It sort of saddens me that I haven’t yet written about one of my favorite little gems this spring (pre-summer “summer” show), HBO’s Veep. While everyone was getting carried away with all the controversial Girls drama about whether it was undeniably the best thing ever or TV’s worst nightmare and the growing enthusiasm (and disdain) over True Blood‘s latest season has come the little vice presidential comedy from Julia Louis-Dreyfus and company. (Take a breath.) And you know what? It was absolutely fantastic.
I’m not worried about whether or not the comedy made me laugh aloud multiple times in one sitting or not. I feel as though in today’s television world, series can sort of get away with that. That is to say, that I watch a lot of comedies today that don’t really make me laugh. I’m always blown away with Community’s ambition, or Cougar Town‘s warmth, or the drama that surrounds How I Met Your Mother, or the quirkiness of 30 Rock, (and if I said what show makes me laugh the most, you’d all hate me) but my laugh-per-minute ratio for those shows is sometimes anemic at best. On Veep, it wasn’t always a hardy chuckle, but it was always a great ride. And quite frankly, during tonight’s finale, I laughed by [veep] off.
I mean, that final scene where Dan gets a promotion then #VeepWeep is trending on Twitter, the governor comes in to curse at everyone, and then he’s demoted but not in the public in what even felt like just one shot — what show could master the beauty of such fine and articulate dialogue like that? I actually had to clap. And I also laughed a lot there, too.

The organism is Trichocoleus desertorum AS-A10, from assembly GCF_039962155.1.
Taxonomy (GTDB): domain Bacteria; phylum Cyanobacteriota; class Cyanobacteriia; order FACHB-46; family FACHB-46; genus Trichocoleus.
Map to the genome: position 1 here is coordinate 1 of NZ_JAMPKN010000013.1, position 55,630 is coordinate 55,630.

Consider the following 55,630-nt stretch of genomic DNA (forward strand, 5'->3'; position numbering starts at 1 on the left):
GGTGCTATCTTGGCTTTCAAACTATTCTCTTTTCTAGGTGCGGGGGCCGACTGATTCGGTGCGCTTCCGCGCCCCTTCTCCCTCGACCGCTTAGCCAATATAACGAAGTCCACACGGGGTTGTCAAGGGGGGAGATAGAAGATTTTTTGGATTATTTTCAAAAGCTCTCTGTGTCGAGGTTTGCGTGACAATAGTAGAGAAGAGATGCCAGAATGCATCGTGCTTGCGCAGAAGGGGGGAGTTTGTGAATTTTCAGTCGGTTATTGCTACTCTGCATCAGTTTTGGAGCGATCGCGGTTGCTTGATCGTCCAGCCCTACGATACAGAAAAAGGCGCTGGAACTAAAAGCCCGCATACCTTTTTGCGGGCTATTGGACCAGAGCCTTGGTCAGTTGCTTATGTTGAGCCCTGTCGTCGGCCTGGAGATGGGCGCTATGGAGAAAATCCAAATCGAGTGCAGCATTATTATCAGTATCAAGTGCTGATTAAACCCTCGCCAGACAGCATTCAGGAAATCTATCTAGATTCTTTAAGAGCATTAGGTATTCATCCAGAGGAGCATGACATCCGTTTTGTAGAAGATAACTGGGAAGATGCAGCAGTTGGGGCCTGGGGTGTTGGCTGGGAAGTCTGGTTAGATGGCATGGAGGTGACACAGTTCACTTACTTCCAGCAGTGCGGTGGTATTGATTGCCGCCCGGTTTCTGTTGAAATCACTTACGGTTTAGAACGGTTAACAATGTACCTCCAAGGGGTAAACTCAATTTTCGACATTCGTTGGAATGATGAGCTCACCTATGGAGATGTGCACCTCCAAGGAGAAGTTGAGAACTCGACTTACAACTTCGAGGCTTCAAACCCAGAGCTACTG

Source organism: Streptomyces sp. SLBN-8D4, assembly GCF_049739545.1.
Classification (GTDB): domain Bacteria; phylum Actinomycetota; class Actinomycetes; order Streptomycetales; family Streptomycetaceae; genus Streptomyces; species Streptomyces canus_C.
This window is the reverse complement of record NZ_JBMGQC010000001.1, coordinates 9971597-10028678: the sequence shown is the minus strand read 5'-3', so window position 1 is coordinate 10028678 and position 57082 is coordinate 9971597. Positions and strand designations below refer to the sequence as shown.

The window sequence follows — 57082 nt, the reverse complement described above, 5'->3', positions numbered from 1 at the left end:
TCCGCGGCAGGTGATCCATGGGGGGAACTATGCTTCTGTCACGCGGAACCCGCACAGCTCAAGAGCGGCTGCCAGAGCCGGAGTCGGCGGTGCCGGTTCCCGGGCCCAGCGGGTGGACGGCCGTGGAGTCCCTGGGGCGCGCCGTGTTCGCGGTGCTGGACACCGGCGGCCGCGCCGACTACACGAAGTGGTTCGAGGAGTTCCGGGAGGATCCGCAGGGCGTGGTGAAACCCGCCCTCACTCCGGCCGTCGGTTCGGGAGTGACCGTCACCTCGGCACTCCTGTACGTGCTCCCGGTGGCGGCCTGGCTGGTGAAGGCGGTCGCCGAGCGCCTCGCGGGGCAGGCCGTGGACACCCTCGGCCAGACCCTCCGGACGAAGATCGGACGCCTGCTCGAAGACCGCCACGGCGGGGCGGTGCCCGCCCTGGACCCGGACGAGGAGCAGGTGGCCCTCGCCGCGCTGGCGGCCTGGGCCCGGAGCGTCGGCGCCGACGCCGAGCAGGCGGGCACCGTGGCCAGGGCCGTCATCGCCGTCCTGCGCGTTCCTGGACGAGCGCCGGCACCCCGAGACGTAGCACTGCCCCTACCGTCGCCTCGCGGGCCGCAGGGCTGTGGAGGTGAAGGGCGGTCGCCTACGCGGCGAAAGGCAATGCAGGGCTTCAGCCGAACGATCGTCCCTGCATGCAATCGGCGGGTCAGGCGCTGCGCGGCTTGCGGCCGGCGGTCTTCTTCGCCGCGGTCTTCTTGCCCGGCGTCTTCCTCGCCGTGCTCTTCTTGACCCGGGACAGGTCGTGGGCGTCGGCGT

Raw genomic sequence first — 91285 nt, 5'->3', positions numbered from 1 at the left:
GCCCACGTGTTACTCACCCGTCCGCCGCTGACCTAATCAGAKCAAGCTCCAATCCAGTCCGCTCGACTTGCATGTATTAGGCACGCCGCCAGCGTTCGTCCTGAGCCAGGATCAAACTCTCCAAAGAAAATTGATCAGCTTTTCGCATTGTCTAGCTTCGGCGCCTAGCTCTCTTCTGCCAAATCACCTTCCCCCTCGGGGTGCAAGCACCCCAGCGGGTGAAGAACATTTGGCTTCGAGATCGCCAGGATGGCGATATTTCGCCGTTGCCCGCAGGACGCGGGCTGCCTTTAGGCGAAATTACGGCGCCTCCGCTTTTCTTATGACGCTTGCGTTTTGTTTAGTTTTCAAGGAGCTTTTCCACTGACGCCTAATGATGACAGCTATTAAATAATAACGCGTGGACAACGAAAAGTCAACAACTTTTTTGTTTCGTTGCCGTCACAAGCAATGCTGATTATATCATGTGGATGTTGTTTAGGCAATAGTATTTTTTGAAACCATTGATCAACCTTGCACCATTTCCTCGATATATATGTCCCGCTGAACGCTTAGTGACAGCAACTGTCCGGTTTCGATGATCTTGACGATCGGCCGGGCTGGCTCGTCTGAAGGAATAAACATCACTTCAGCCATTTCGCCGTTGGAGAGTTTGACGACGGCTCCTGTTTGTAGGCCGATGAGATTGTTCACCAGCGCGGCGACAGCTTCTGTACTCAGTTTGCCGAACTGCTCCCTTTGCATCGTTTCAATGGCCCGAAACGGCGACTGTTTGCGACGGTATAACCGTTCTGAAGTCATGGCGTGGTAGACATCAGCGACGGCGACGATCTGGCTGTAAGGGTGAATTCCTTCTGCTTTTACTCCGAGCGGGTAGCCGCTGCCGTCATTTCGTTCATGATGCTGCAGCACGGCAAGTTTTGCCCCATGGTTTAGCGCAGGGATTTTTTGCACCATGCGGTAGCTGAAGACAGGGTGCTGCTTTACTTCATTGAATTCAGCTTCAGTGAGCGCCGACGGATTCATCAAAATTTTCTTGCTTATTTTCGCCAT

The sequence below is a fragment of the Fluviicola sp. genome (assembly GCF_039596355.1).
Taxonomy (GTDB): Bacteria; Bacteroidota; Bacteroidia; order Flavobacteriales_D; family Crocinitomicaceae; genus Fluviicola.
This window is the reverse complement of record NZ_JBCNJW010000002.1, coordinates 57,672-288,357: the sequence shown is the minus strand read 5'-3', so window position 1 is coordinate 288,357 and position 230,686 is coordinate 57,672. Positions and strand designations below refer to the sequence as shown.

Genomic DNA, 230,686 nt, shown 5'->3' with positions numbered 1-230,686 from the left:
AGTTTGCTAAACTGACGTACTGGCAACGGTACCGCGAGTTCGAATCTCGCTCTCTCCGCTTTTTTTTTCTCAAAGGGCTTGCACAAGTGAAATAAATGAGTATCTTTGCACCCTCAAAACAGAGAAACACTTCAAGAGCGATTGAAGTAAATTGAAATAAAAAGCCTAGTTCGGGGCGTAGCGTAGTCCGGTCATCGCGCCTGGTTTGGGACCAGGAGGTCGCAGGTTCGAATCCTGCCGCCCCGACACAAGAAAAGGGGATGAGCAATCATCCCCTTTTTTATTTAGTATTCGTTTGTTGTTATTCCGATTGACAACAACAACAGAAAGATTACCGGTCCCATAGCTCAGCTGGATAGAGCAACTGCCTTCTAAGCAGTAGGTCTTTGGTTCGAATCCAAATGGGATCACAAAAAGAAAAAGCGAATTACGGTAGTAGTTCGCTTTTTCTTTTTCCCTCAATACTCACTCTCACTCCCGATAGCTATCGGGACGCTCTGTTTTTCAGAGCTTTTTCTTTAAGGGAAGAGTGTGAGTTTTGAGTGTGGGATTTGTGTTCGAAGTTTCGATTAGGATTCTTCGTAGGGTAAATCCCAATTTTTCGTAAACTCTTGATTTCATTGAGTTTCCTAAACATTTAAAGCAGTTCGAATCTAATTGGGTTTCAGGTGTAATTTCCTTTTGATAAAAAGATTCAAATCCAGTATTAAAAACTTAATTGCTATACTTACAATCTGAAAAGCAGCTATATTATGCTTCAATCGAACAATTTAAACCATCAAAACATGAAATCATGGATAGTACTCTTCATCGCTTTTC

The first season of Veep sure didn’t really create many storylines for its characters outside of the political world (not that it has to, at all), but it wasn’t without them. What we got was good enough. It is an eight-episode season, after all. We got to see some of Selina’s home life with her daughter and her maybe-boyfriend/almost-fiance/perhaps-baby daddy Ted. And it came spiraling down during tonight’s hilarious crying gag. And of course, we got to see the supporting players try to rise to power, so to speak…meanwhile Gary just tended hand and foot. But it was pretty good tending — he even knows what the Veep wants when she doesn’t know herself!
This season of Veep was a fun, quick-witted, little journey. It sure was a show where the jokes ruled over substance of the plot, but I think that sort of played to its favor, even if at times it felt as though one-liner insults were thrown in just for good measure. Regardless, Selina Meyer was played beautifully by Louis-Dreyfus, who I’m 93% sure will be nominated for an Emmy. (Actually, she’s one of our dream nominee picks. And also actually, I’ll be surprised if she doesn’t after that finale. Not that the finale is eligible.) I’ve seen Louis-Dreyfus in a few other things — Seinfeld, 30 Rock as Liz Lemon, and Curb Your Enthusiasm as herself, Arrested Development, The New Adventures of Old Christine, etc — but I think Veep is truly a role that was really tailored for her. It obviously won’t ever be as hugely iconic as Elaine or even as memorable as Old Christine, but there are elements in both of those characters that make it fit like a glove in this one. Seinfeld was a show about horrible people doing horrible things to each other, and Old Christine was a show about people belittling its titular character, which sort of just coalesced into Veep. And Louis-Dreyfus has sort of perfected that blend effortlessly, always.
That said, the entire cast was pretty darn fantastic as well. Thanks for the season, Veep team!
I was going to give this season a B+, and then I realized I gave The Vampire Diaries a B- and completely screwed up my grading scale. So a very well-deserved A- it is from me.